/publications/issue/2010/August2010/RxFocusVaccines-0810

Back to School Immunizations: Protecting the Pediatric Patient Population

Author: X Yvette C. Terrie, BSPharm, RPh

Vaccinations need to be up-to-date as children head back to school. Pharmacists should be current on the benefits of immunizations as was as the requirements in their region.

August is designated as National Immunization Awareness Month and serves as an excellent reminder for parents to ensure that vaccinations are up to date, particularly as children head back to school. While certain vaccinations are mandatory for children to attend school, preschool, day care, or child care facilities, the overall benefits of these immunizations for all individuals should never be underestimated.

Vaccines are considered to be one of the most cost-effective preventive measures against certain diseases. The Centers for Disease Control and Prevention (CDC) declared vaccinations to be one of the top 10 public health achievements of the 20th century, as they have saved millions of lives since their introduction more than 200 years ago.1-3 Through the years, the use of vaccines has eradicated smallpox, eliminated wild poliovirus in the United States, and significantly reduced the number of cases of measles, diphtheria, rubella, pertussis, and other diseases that often caused serious illness or even death.4

Schools have played a key role in the control of vaccine-preventable diseases in the United States, because state-based school entry vaccination laws have contributed to achieving high rates of immunization among the pediatric patient population.1,5 Immunization laws for entry to school date back to the 1850s in Massachusetts and were first established to control outbreaks of smallpox in schools.1 By the beginning of the 20th century, nearly half of the states had established requirements for certain vaccinations for entry to school in order to prevent epidemics of vaccine-preventable contagious diseases, such as measles and pertussis.1

Currently, all 50 states and the District of Columbia require documentation of certain vaccinations for entry to school, although the requirements may differ from state to state.6,7 Many states also have laws requiring certain vaccinations for college admission. Some states specify which vaccines and how many doses are required in the law itself, while other states authorize the state health officer or health board to determine the nature of required vaccinations.1,8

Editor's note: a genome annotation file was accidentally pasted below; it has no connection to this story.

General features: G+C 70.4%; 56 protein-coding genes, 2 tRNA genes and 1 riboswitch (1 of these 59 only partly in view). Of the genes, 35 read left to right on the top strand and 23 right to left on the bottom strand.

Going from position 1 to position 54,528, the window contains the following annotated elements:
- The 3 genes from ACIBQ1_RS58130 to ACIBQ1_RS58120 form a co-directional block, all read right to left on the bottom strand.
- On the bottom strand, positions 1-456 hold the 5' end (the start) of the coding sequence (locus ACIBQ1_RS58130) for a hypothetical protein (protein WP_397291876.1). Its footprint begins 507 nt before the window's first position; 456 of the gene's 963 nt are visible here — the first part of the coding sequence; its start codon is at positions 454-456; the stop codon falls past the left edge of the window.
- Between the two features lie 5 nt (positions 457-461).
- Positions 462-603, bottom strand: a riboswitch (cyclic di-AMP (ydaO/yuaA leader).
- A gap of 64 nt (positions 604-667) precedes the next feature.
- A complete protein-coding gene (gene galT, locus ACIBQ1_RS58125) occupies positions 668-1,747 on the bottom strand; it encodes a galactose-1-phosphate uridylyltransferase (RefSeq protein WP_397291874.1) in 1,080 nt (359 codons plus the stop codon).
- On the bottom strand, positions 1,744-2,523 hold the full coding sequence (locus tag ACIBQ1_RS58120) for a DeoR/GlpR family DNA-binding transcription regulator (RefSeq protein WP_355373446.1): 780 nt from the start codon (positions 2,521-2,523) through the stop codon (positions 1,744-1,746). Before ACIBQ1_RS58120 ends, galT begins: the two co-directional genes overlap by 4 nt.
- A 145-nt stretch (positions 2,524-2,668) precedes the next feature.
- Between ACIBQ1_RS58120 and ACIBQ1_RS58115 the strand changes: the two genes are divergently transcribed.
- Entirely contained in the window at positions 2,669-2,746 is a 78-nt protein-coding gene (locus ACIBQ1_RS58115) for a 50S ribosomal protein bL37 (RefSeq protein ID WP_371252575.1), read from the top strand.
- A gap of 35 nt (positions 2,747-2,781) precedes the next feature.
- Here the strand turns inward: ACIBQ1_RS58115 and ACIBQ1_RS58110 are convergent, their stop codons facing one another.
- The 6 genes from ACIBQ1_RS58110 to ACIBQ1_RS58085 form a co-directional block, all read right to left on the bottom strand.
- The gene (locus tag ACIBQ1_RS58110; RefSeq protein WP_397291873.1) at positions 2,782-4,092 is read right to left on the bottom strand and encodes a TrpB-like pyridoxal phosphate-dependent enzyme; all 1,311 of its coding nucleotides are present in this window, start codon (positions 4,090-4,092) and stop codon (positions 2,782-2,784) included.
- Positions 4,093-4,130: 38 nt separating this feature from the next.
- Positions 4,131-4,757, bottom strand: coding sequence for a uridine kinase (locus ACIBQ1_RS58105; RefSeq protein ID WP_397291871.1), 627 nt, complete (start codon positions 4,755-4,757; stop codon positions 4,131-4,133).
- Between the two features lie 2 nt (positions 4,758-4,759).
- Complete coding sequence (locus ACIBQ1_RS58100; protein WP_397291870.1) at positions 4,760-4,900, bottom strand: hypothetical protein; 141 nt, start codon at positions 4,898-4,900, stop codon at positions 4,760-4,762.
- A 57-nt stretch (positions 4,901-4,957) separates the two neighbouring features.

Since 1989, vaccination requirements have been expanded for schools and day care settings.6 As of the 1998-1999 school year, all states required vaccination against diphtheria, measles, and polio.6 In addition, all states and the District of Columbia now require vaccination for children in licensed day care facilities.6

Since 2005, the Advisory Committee on Immunization Practices (ACIP) has recommended routine immunization with a quadrivalent meningococcal conjugate vaccine for all adolescents aged 11 to 18 years, as well as for older high-risk groups, such as college freshmen living in dormitories; however, all schools may not mandate receiving this vaccine.9

As of June 2009, 18 states had school mandates for the meningococcal vaccine for elementary and secondary schools.10 Currently, no states have mandates for the rotavirus vaccines.7 The ACIP recommendations are often considered by states as they determine which vaccinations will be required for entry to school.1 Vaccine requirements for entry to school vary from state to state, but in general, most schools require the vaccines found in Table 1.

An estimated 75% of states have reached the Healthy People 2010 objective of at least 95% vaccine coverage for all of the vaccines recommended by ACIP for children in kindergarten and first grade.11